Andrew Burke has been a professional independent developer for over 20 years, working in everything from HyperCard and Lotus Notes to Ruby on Rails and iOS. Besides building software for various businesses, he teaches web development, speaks at conferences, and has several SaaS products and iOS apps on the side. In his spare time, he also does fan art mash-ups of iconic science fiction ships and characters with equally iconic Nova Scotian scenery – which are surprisingly popular in Halifax.
Mike Hayes is a certified coach, teacher, and speaker with the John Maxwell Team and the president of Changing Leaf, a leadership development company dedicated to developing better leaders. He’s also the co-author of Dreaming Big Being Bold 2: Inspiring Stories from Trailblazers, Visionaries and Change Makers.
Once upon a time I wrote a computer program that did not require data. It was called helloworld.exe and it was awesome. It was also a wee bit useless. The essence of useful software is taking input, doing something with it, and spitting something out.
There is lots of data out there. My first professional gig after university was consuming text files dumped out by a COBOL app. (They were delicious.) You can parse XML, munge HTML, manipulate images, or decipher networking protocols. But despite the variety of possible data sources, we end up sticking a lot of our data in relational database systems.
And then we write a lot of code for moving data in and out of the database. And then we complain about how much data access code we have to write and maintain. In Survival Skills for Developers, the first item for your basic survival pack is a data access toolkit (homegrown or open source or commercial). The reason is not to be trendy or to sound up-to-date at developer conferences. The point is to make better use of your time by relying on frameworks and libraries to do some of the heavy lifting for you.
Do Not Be Afraid
In the .NET programming world, ADO.NET is the underlying data access technology. Many data access patterns and frameworks have been built on top of ADO.NET and yet scores of developers still write ADO.NET data access code the way they learned nearly a decade ago. What a waste.
There is no reason to be afraid of modern data access techniques. You do not have to rewrite your existing codebase. .NET programmers can still use classic ADO.NET when it’s expedient. You can mix and match tools and frameworks. I have a small project that I’m transitioning from SubSonic (used during prototyping) to NHibernate. Currently the code features a mix of SubSonic and NHibernate as I transition and it works just fine.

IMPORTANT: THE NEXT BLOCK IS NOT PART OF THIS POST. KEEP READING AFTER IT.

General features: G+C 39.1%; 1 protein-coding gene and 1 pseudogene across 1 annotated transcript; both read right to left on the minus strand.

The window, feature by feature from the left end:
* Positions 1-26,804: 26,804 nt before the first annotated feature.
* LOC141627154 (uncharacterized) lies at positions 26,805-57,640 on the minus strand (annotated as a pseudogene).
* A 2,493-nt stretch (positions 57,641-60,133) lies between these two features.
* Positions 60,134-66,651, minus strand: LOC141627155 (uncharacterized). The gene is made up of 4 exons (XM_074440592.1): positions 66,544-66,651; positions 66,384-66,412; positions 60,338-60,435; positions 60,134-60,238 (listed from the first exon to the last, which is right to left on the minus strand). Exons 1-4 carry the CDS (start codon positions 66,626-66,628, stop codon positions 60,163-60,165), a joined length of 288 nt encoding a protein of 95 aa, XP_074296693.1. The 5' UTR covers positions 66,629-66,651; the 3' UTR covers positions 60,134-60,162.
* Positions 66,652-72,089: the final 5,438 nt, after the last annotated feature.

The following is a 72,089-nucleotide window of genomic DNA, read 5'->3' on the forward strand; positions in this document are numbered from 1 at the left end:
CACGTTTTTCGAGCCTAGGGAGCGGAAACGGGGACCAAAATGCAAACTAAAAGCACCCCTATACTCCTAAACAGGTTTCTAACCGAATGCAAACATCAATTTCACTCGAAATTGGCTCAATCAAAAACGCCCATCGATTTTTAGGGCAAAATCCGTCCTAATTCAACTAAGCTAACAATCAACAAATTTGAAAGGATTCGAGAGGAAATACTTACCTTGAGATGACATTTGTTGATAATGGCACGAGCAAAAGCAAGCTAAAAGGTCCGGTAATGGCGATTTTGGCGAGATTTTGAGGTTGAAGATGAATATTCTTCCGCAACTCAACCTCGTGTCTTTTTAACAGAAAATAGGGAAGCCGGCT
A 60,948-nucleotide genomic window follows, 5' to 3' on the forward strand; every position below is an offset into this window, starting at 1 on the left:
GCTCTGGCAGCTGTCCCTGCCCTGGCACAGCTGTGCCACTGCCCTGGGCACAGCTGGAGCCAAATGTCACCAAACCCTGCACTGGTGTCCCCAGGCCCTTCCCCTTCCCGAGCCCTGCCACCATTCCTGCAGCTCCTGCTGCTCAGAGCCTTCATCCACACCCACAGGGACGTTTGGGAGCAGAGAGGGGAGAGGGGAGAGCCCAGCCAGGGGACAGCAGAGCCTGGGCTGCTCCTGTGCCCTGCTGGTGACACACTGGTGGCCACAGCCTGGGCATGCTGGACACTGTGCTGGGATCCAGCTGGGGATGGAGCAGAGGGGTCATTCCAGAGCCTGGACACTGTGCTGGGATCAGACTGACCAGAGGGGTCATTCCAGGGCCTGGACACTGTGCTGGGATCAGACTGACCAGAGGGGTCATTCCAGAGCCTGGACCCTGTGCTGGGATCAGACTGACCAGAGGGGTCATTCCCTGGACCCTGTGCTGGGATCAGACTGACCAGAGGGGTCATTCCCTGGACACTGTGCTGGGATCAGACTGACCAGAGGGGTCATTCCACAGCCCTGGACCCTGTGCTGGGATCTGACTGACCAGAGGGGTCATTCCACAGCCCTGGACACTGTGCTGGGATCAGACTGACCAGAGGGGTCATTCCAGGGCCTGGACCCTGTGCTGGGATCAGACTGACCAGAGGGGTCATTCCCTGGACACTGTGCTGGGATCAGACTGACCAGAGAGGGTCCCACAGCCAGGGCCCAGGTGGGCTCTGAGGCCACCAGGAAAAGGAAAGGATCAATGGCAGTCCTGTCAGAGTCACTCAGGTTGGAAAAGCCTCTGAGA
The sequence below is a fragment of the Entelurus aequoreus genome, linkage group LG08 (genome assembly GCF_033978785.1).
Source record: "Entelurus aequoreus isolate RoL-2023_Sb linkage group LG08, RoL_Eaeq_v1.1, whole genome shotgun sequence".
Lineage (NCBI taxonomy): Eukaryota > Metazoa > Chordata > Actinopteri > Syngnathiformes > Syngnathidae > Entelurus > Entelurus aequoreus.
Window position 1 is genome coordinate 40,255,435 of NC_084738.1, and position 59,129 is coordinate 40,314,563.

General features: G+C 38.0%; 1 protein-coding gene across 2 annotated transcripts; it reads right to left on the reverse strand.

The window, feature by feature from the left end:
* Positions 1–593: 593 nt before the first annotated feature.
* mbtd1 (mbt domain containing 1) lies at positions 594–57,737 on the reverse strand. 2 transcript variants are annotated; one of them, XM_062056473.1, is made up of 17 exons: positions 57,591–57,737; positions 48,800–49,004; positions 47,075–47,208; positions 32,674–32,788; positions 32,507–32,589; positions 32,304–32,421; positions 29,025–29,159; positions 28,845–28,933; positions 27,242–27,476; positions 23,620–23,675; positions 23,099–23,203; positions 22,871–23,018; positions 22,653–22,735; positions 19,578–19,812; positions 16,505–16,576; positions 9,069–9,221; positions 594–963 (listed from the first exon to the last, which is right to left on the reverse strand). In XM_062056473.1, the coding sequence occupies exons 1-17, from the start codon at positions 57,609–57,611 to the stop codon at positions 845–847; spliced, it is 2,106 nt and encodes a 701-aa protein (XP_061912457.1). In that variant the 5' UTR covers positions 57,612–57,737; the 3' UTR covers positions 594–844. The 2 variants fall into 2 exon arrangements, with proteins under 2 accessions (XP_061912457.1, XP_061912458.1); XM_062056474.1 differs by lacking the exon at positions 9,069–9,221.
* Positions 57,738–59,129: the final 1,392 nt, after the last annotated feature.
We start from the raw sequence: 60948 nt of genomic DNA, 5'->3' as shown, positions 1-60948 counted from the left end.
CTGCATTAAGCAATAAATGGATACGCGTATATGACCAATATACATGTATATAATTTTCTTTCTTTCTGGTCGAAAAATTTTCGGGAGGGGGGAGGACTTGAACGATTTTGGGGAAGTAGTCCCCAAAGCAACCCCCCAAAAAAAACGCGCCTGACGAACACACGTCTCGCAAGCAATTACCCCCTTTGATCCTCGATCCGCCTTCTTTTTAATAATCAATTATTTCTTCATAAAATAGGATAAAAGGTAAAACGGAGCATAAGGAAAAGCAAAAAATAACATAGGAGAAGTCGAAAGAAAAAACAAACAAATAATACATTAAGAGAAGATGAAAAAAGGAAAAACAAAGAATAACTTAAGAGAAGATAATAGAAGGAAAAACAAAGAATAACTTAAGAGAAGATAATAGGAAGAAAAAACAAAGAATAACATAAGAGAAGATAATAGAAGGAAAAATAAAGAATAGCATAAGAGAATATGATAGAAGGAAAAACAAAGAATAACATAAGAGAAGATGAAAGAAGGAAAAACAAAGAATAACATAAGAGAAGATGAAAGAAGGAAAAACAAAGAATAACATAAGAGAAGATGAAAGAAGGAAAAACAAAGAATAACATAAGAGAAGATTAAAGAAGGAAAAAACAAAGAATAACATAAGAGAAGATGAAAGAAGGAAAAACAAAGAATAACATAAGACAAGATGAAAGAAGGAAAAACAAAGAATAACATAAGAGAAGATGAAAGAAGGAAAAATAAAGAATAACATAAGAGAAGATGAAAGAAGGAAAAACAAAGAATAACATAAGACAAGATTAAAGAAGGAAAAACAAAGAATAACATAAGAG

Frankly I think developers who refuse to explore alternatives are being irresponsible. I’m not holding up any specific frameworks, toolkits, or approaches as best. I’m simply saying that a failure to be well informed about options is intellectual laziness and we cheat our employers, clients, and stakeholders when we insist on writing everything by hand every time we need a record from the database. We would question the judgment of a house builder relying on all manual tools, yet we mindlessly churn out the same data access code over and over and over again.
Stop Freaking Out About Inconsequential Performance
A mental roadblock for many folks is a worry about performance going down the toilet by relying on something like an ORM (object-relational mapping) tool. If there is one serious mental shortcoming amongst programmers, it is our obsessive need to prematurely optimize everything even when there are ample computing resources to deal with our less-than-completely-efficient code.
Stop freaking out.
The JVM and the .NET runtime have proven that letting the computer handle some tedious work is totally worth it even if it’s less efficient than what you could (theoretically) write by hand.
CPU time is cheap. Programmer time ain’t. Spend time optimizing code only when it becomes necessary.
Do You Really Need a Database?
Simple lists of objects can be similar to tables of records. The relationships between objects can be similar to the relationships between tables. Nevertheless, there is a mismatch between object oriented programming and relational data (perhaps you’ve heard of the object-relational impedance mismatch). Depending on your situation, you might not really need a relational database. Check out some of the technologies in the NoSQL side of the world for alternatives to relational database storage engines.
There are a lot of options out there for working with relational data. Check out Barry Gervin’s article All I Wanted was My Data for some options.